The significance of the pharyngeal veins during carotid endarterectomy: description of an anatomical triangle

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Abstract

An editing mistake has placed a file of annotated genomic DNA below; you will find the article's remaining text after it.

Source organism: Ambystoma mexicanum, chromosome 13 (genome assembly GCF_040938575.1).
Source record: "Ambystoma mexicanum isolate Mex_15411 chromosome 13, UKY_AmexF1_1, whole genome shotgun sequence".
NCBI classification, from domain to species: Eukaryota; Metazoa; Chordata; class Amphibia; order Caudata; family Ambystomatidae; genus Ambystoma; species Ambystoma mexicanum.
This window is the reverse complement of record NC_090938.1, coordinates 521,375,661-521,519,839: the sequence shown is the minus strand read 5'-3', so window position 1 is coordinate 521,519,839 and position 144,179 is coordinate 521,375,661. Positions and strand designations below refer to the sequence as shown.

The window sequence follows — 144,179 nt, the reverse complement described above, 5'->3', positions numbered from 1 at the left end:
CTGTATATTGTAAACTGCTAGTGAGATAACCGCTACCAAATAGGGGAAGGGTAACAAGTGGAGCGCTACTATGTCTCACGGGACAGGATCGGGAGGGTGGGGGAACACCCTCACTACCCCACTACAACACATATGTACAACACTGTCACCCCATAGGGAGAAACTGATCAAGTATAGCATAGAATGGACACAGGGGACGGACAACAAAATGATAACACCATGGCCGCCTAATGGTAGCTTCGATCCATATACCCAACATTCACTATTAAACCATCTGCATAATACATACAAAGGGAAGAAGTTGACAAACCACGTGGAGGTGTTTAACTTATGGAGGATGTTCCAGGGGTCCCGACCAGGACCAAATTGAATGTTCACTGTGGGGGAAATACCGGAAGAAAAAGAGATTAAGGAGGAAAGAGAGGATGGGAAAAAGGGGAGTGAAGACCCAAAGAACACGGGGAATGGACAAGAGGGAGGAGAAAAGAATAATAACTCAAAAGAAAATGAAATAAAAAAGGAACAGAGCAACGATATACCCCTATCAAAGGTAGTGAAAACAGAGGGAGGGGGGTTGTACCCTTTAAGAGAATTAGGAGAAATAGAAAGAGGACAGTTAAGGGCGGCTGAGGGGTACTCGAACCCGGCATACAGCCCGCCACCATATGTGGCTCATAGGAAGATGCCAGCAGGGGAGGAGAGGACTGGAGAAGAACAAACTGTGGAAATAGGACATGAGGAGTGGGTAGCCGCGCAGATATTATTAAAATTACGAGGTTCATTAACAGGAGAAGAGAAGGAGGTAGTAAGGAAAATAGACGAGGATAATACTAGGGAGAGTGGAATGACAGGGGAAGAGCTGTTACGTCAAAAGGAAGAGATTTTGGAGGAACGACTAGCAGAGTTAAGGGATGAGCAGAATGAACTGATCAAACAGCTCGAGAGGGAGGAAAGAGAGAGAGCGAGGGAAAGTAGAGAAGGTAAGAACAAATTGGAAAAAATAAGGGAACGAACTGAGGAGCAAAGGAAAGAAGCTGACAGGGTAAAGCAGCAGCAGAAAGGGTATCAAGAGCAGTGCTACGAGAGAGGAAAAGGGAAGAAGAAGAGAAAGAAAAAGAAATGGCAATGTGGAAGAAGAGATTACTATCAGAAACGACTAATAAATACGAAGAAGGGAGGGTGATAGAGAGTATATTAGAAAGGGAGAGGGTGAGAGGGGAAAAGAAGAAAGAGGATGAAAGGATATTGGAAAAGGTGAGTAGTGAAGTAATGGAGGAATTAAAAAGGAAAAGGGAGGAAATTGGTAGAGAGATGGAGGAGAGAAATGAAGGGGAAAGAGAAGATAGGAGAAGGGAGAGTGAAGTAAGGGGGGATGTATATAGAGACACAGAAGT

Injuries to the hypoglossal and vagus nerves are the most commonly reported injuries during carotid endarterectomy. While unilateral single nerve injury is usually well tolerated, bilateral or combined nerve injuries can pose a serious threat to life. This study aims to increase awareness of the inferior pharyngeal vein, which usually passes posterior to the internal carotid artery but sometimes crosses anterior to it. Injury to either or both hypoglossal and vagus nerves can occur during control of unexpected haemorrhage from the torn and retracted edges of the inferior pharyngeal vein. We recommend careful ligation and division of this vein. In addition, we observed in 9 (17.3%) of the 52 operations that the pharyngeal vein formed a triangle with the vagus and hypoglossal nerves when it passes anterior to the internal carotid artery.

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